“I took the Poles in and I could hear them when they were attacking,” Bullock said. “They were shouting, ‘Two for one!’ Meaning they were gonna kill two for every one of theirs that got killed. And they finally took it.”

When the Allies finally approached Rome, there seemed to be some question about which army would get to occupy the city first. After Bullock delivered a dispatch to Clark, the U.S. General moved his troops into the city while the British and Canadians continued north to push the Germans from Anzio.

“These things were coming from the guys like Churchill,” Bullock said. “I guess the powers that be said the Americans could go in first. I took the dispatch to Mark Clark and it must have been the one that gave him the all-clear, because they went in directly afterwards.”

Bullock was called on for another momentous dispatch delivery near Trieste, along the Yugoslavian border. Draza Mihailovic, an anti-communist leader originally supported by the U.S. and British leaders against the occupying Germans and rival Yugoslavian Partisans under the communist leader Josip Broz Tito, was preparing to enter Yugoslavia, believing he had the backing of the Western Allies.

But while the Americans still supported his efforts, the British had for some months been receiving intelligence that suggested elements of Mihailovic’s group were collaborating with the Germans and instead turning their attentions to beating Tito to postwar control of the country.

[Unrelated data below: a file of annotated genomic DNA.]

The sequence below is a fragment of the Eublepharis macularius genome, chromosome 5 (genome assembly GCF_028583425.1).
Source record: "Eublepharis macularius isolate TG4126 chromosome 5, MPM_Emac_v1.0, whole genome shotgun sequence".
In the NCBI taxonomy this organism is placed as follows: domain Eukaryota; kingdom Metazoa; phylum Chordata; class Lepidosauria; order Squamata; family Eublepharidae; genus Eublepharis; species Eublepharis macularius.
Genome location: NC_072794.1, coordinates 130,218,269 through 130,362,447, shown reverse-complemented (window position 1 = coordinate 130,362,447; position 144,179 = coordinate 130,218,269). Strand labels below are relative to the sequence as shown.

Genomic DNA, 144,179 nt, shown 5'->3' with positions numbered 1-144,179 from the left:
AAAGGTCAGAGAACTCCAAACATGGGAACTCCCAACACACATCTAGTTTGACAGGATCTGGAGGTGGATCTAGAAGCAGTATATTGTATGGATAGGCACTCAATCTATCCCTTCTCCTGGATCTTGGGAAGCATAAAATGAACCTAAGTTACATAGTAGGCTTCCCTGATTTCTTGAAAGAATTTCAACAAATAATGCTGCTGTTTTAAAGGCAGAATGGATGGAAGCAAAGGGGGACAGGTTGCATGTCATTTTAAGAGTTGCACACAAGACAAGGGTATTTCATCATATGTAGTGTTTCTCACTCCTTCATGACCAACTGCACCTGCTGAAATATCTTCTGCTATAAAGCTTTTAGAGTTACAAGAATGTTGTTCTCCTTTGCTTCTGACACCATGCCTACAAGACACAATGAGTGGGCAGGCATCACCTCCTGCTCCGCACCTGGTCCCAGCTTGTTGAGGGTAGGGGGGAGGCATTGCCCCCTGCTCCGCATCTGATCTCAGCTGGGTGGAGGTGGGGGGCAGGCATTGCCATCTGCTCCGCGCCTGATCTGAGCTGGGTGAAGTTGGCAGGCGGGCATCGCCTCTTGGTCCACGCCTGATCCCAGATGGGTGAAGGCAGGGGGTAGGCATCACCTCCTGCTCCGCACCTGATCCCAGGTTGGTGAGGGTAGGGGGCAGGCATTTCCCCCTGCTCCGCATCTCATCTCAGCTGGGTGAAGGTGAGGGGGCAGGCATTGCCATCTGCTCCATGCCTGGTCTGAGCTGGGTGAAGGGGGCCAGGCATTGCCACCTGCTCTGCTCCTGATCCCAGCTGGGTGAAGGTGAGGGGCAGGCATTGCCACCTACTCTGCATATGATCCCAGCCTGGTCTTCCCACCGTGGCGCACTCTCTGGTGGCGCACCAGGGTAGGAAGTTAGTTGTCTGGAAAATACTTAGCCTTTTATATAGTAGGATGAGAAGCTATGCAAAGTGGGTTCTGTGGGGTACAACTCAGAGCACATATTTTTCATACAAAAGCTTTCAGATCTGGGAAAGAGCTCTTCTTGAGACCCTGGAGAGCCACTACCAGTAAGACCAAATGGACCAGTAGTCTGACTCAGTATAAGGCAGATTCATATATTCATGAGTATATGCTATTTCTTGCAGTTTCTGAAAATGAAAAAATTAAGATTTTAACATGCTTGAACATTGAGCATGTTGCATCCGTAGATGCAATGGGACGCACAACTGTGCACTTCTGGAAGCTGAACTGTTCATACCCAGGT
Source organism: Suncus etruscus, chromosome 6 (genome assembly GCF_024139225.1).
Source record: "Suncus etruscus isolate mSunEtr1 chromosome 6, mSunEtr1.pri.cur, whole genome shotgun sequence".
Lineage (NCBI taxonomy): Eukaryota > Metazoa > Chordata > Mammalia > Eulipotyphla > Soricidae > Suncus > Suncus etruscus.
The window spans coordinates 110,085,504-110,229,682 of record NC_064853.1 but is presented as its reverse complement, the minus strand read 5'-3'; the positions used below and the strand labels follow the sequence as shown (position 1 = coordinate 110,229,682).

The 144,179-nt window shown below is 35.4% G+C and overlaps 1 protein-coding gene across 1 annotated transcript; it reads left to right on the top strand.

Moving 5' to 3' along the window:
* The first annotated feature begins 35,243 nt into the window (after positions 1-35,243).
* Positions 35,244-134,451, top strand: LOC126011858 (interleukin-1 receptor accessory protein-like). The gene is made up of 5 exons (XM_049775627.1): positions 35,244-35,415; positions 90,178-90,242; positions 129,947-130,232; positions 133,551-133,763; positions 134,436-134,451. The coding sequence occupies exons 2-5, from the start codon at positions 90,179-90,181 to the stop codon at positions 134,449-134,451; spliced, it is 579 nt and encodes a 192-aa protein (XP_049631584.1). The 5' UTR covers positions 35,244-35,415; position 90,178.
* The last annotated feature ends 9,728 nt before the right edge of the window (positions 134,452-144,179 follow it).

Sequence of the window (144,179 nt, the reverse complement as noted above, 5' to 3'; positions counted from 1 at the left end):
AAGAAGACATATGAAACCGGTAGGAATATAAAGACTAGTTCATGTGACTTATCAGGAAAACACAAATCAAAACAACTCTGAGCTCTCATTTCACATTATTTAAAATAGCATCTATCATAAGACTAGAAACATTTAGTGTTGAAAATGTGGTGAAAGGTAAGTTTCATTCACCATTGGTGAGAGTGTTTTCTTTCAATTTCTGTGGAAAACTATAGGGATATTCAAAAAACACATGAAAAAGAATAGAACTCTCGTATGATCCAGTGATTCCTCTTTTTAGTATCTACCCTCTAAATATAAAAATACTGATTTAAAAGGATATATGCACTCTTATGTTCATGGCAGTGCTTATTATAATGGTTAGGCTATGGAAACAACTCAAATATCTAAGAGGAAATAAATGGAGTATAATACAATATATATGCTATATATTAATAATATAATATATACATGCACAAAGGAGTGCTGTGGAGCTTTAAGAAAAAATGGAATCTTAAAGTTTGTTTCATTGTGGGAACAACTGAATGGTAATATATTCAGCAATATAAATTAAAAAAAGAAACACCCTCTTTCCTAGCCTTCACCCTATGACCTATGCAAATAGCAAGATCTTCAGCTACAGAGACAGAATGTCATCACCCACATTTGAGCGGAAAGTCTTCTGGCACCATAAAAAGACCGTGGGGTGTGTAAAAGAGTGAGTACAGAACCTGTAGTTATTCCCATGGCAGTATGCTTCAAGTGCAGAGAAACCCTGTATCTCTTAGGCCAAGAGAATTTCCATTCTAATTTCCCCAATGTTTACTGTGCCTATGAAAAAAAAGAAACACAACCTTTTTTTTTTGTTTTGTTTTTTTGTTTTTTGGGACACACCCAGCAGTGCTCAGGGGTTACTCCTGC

“Unknown to anyone else, (Mihailovic’s troops) were going to go into Yugoslavia with an army and were going to throw Tito out and put Mihailovic in,” he said. “I had to take this dispatch. It was dark and lonely, a road in the country, and when I stopped the convoy there were scouts who came up with guns.

“I said, ‘I have a dispatch for the head man.’ They took it, and it was to tell them to turn back because the Russians were coming in to establish Tito.”

Finally, Bullock obtained his discharge in 1945 and received a ticket to Northern Ireland and a wife he had not seen for three years and a child he had never seen.

“When I went back the train station was packed with people, and I didn’t recognize her,” he said. “She came up and grabbed my arm and said, ‘Harry, it’s me.’

“I’d been gone for three years and when I came back I was 25 and she was 21. From being teenagers to being grown up, I didn’t know her at all. My Lord, I’ve had a mixed-up life.”